Well, evidently, what had took place was, while he was in interrogation one of the interrogators, the female interrogator, had set something up behind the detainee, either blood capsules, or red marker or something like that. And she, throughout the process of the interrogation, was making sexual comments and sexual advances to him, you know, perhaps touching him in inappropriate means, and talking about certain things. You know, sexual acts that can be performed between a man and a woman and then making references to the prophet Mohammed at the same time. And, evidently, she went behind this detainee and put her hand into her pants and came back around to the front side of this detainee, and the detainee saw her hand come out of her pants, and then she wiped this red liquid across his face. So he was under the impression that –

Omar Deghayes: It’s not a red liquid, I know the man. He was a young kid, His name is Abdul Hadi, he’s from Syria. And after they did this to him, they took him back to the blocks, to the cages, and he had to wash his face. But it wasn’t, sadly, you know, it wasn’t like he described afterwards, she said it was only red liquid. But it wasn’t, it was like dirty blood from herself. She used it on his face. But afterwards when she was interviewed and asked, it came out in the news, she said I was using red liquid. It wasn’t the case, I was there in the cages. He’s a young boy, his name is Abdul Hadi, from Syria. It was really — she used her own stuff.

Terry Holdbrooks: Right, right. How in fact does he know that? I can obviously think of a couple answers, but how in fact did he know? Because I’d hate to think that that actually really did take place.

Omar Deghayes: Say that again?

Terry Holdbrooks: How in fact does he know that that’s what happened? Because I would hate to think that that actually took place.

Omar Deghayes: Because he had to wash it — he went back with it to the cell.

Terry Holdbrooks: Right, I remember, we took him back.

Omar Deghayes: And he had to wash it and, you know, you can tell. The smell and there’s dirt in it and stuff. It’s not like normal red ink or red liquid. It was like — Anyway, I’m sorry.

Terry Holdbrooks: No, no, no. I was always under the impression that it wasn’t true.  We were given the instructions to take him back and then turn the water off in his cell. What they were ultimately trying to do was, we weren’t gonna turn the water on for four days. It was basically just to inadvertently stop him from being able to pray. If he wasn’t able to present himself properly, then that was the idea that they were going for.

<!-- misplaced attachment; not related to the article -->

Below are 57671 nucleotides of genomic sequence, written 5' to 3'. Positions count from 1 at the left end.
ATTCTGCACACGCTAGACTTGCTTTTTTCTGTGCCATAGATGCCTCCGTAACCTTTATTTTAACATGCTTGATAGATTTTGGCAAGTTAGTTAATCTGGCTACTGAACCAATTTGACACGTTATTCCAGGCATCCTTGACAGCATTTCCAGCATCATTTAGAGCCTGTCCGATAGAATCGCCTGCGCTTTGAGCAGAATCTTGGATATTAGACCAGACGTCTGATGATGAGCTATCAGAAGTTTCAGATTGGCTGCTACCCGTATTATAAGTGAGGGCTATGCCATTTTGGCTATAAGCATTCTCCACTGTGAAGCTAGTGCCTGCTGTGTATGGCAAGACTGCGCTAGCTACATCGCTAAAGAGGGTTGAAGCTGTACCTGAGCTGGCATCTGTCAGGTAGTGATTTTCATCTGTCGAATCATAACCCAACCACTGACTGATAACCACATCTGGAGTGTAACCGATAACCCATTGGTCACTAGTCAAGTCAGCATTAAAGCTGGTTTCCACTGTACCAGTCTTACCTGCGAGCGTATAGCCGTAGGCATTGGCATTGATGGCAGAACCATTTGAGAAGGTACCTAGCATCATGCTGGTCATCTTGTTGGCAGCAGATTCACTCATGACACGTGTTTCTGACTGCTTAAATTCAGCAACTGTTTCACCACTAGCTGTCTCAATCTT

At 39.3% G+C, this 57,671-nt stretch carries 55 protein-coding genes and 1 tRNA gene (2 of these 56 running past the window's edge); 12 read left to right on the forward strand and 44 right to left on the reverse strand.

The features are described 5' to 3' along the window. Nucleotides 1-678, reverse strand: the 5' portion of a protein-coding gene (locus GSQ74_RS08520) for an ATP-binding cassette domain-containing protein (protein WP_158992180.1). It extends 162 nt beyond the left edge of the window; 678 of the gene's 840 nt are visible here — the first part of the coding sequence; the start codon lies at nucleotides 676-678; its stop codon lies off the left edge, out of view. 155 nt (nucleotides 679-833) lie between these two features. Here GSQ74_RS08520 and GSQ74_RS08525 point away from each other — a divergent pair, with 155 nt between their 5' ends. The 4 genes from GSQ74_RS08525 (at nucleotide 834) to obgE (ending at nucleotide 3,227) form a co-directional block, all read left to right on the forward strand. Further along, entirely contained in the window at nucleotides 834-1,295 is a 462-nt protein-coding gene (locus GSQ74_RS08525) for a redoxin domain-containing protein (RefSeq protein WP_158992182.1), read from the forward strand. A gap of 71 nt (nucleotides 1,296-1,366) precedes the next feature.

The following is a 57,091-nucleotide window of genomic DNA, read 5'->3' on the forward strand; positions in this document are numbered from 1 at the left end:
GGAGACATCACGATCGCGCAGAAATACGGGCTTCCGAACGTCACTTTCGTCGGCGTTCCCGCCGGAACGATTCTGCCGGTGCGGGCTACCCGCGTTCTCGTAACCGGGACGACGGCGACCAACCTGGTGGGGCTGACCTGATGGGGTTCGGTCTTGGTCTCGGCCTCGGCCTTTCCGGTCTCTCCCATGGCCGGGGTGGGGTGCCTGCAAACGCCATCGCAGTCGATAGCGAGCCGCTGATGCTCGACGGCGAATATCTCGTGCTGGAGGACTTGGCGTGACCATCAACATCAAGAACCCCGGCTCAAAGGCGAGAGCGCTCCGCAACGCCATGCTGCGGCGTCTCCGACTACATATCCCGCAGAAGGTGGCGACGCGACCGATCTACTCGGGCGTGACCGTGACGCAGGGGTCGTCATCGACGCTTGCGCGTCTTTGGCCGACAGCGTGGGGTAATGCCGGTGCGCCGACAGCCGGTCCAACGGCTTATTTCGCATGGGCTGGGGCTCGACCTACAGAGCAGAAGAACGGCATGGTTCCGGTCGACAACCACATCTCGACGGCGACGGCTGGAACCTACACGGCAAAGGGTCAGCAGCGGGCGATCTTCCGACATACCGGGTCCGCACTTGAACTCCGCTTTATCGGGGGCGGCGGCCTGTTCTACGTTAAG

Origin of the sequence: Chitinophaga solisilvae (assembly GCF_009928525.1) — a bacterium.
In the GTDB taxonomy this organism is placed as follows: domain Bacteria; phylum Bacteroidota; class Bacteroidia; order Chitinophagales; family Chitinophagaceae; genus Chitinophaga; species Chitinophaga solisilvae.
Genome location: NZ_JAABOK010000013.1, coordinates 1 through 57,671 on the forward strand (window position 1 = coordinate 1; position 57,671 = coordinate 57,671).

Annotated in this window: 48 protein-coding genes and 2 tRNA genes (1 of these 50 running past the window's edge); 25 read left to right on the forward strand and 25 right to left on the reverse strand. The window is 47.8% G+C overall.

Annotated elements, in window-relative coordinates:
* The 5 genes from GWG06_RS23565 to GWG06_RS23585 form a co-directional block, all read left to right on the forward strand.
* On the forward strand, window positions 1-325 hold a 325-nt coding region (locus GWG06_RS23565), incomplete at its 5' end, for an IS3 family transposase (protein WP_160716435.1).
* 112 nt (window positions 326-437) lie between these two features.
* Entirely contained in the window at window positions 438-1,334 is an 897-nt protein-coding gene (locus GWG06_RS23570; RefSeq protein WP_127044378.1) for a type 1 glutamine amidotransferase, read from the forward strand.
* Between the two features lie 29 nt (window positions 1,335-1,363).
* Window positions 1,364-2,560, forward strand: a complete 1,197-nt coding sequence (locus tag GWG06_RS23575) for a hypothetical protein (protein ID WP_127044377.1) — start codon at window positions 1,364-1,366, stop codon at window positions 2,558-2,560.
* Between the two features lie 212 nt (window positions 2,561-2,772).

Almerindo Ojeda: The story was also told by Erik Saar, the translator.

Amy Goodman: Terry, the abuse by psychologists, psychologists. Did you see how they were used?

Terry Holdbrooks: Actually, what’s interesting about that — I’m surprised Omar didn’t bring it up — every time we were going inside or outside of an interrogation building or the visit rooms or anything like that, did you ever happen to read any of those posters that were on the wall? You know like the posters of the little boy, "Where is your dad for this Eid?" Did you ever read any of those?  Did they ever have an effect on you?

Omar Deghayes: Which ones you mean — say again?

Terry Holdbrooks: Like, you remember the Eid posters, where they showed the little boy and he didn’t have a family, basically.

Omar Deghayes: Oh yeah, and sometimes they had them in the rec yard, this after 2005. Yeah, posters, yeah I remember, no they didn’t have an effect.

Terry Holdbrooks: You just kind of blindly looked at them and laughed?

Omar Deghayes: Yeah.

Terry Holdbrooks: That’s what I figured was gonna be the overall impression of those. There were these posters that were up over the camp, various places in the camp. They depicted a broken family, or a child without his father, or a woman going through hardship or struggles because, you know, her husband’s gone and there’s no provider. And they’d be written in various languages: Pashto and Urdu and Arabic. I guess the initial design behind them was to get people thinking of a home and longing for a home. But I would imagine wrongly being accused of something, or not being accused, and being taken away from your family, you don’t really need posters to remember home. In any case that was their idea for psychological abuse.

Amy Goodman: What about the use of the Koran?

Terry Holdbrooks: Yeah, wow, that was an awful day. So, one of the biggest problems about Guantánamo — and Omar brought this up — we were both there under General Miller. I served under General Miller the entire time I was there and you had to deal with this whole tyrant. I’m sorry about that, that’s awful.

Omar Deghayes: Yeah.